I read that many patrons regularly walk out of the show at intermission; some even demanding their money back. In fact, the evening I saw the show, three people next to me never returned – which was good for me. The seats in the mezzanine at Schoenfeld Theater make coach on Delta feel like NetJets.
I finally perused the notices after the show, and to no surprise, “China Doll” was savaged.
New York Times: “it creeps, hunched and sluggish, instead of rushing forward.” Hollywood Reporter: “A smug but pointless exercise stretched over two hours.” New York Daily News: “David Mamet said his new play would be ‘better than oral sex.’ “China Doll” is not even better than oral surgery.” LA Times: “If eavesdropping on a switchboard is your idea of drama, then “China Doll” is the play of your dreams.”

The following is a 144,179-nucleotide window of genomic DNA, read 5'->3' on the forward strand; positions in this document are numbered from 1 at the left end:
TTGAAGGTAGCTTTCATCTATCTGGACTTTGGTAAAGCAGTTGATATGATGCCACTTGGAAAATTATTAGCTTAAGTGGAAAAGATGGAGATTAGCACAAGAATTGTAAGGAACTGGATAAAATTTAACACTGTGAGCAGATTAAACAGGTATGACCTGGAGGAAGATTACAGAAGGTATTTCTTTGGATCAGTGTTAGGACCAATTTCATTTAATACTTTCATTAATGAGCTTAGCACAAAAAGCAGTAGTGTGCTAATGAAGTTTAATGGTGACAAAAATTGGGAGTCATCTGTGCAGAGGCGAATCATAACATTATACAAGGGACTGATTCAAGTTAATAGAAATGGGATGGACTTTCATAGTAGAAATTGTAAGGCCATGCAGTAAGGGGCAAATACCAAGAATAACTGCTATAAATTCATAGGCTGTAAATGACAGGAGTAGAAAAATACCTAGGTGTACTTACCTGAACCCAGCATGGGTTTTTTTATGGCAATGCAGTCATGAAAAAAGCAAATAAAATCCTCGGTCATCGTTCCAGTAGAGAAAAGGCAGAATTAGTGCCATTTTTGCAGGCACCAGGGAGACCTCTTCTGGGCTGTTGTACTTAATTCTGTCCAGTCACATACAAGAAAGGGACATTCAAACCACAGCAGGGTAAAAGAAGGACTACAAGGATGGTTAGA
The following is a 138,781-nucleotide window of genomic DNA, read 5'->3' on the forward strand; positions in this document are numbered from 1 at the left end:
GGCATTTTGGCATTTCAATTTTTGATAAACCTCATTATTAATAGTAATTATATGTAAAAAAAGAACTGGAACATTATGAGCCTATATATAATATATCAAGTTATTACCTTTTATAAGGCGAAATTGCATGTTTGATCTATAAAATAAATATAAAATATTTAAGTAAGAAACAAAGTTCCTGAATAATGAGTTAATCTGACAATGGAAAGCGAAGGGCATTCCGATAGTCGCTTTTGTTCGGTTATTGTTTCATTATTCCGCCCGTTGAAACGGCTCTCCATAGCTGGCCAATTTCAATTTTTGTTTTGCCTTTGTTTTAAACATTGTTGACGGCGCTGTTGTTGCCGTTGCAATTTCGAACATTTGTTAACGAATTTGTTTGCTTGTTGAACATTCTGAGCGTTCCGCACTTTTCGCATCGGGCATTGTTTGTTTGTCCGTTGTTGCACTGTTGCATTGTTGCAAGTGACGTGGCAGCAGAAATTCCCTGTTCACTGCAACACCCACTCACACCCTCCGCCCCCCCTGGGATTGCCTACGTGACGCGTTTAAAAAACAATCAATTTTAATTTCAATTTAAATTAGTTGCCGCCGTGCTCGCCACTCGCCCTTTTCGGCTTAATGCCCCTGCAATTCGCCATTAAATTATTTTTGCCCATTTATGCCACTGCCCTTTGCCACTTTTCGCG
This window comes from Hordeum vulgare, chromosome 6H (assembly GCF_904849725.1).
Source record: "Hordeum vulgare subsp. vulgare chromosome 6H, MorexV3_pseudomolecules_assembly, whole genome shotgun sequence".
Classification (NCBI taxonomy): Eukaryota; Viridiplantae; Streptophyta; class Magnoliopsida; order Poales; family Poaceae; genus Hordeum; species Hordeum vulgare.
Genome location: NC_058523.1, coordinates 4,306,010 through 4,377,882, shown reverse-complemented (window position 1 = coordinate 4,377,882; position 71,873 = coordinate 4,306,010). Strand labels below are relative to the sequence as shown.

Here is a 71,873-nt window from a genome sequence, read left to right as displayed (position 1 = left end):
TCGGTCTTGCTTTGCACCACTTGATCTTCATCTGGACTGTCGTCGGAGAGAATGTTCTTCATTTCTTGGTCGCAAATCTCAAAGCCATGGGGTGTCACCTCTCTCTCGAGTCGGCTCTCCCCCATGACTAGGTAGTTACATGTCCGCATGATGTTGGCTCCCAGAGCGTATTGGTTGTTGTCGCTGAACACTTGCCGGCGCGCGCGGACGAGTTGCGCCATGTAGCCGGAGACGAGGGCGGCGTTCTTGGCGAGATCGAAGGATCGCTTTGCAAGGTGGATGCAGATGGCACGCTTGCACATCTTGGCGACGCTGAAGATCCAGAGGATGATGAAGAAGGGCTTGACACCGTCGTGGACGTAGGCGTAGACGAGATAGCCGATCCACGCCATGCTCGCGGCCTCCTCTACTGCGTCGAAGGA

All in all, I place the blame for this turkey squarely on Mamet. Pacino gives it a good show day after day, week after week. He is ultimately not the problem. The failure stems from Mamet’s broken deal with the Devil which returned him to rank mediocrity. Too bad.
Martin Shkreli – douche-bag pharmaceutical CEO and sufferer of the rare, hideous disease of the soul, shkrelitis – was arrested today for fraud.
While he’s locked up, I hope the warden charges him $1,000 for an aspirin.